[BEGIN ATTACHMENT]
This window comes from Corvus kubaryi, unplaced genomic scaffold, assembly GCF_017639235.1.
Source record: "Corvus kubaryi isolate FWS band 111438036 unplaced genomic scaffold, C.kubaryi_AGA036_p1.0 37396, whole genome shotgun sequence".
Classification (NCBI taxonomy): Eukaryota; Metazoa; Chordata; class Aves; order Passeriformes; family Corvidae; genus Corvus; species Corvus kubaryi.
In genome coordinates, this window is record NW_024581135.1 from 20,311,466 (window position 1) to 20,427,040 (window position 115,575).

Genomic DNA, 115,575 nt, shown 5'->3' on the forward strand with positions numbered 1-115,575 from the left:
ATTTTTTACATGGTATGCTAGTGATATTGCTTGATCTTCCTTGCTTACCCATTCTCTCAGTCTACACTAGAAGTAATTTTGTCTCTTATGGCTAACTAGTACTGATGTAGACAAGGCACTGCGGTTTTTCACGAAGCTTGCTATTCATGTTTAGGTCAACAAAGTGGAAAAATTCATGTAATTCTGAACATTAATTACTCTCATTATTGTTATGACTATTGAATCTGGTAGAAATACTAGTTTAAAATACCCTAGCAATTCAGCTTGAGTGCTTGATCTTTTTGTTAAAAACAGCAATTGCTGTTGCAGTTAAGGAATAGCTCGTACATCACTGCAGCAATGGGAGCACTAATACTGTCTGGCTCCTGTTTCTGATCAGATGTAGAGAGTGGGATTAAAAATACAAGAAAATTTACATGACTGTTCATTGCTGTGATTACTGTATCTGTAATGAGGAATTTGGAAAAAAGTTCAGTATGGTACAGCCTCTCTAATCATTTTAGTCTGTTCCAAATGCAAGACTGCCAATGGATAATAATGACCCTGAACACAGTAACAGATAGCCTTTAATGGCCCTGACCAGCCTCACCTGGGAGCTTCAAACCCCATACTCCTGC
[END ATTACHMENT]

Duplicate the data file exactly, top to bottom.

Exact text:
This window comes from Corvus kubaryi, unplaced genomic scaffold, assembly GCF_017639235.1.
Source record: "Corvus kubaryi isolate FWS band 111438036 unplaced genomic scaffold, C.kubaryi_AGA036_p1.0 37396, whole genome shotgun sequence".
Classification (NCBI taxonomy): Eukaryota; Metazoa; Chordata; class Aves; order Passeriformes; family Corvidae; genus Corvus; species Corvus kubaryi.
In genome coordinates, this window is record NW_024581135.1 from 20,311,466 (window position 1) to 20,427,040 (window position 115,575).

Genomic DNA, 115,575 nt, shown 5'->3' on the forward strand with positions numbered 1-115,575 from the left:
ATTTTTTACATGGTATGCTAGTGATATTGCTTGATCTTCCTTGCTTACCCATTCTCTCAGTCTACACTAGAAGTAATTTTGTCTCTTATGGCTAACTAGTACTGATGTAGACAAGGCACTGCGGTTTTTCACGAAGCTTGCTATTCATGTTTAGGTCAACAAAGTGGAAAAATTCATGTAATTCTGAACATTAATTACTCTCATTATTGTTATGACTATTGAATCTGGTAGAAATACTAGTTTAAAATACCCTAGCAATTCAGCTTGAGTGCTTGATCTTTTTGTTAAAAACAGCAATTGCTGTTGCAGTTAAGGAATAGCTCGTACATCACTGCAGCAATGGGAGCACTAATACTGTCTGGCTCCTGTTTCTGATCAGATGTAGAGAGTGGGATTAAAAATACAAGAAAATTTACATGACTGTTCATTGCTGTGATTACTGTATCTGTAATGAGGAATTTGGAAAAAAGTTCAGTATGGTACAGCCTCTCTAATCATTTTAGTCTGTTCCAAATGCAAGACTGCCAATGGATAATAATGACCCTGAACACAGTAACAGATAGCCTTTAATGGCCCTGACCAGCCTCACCTGGGAGCTTCAAACCCCATACTCCTGC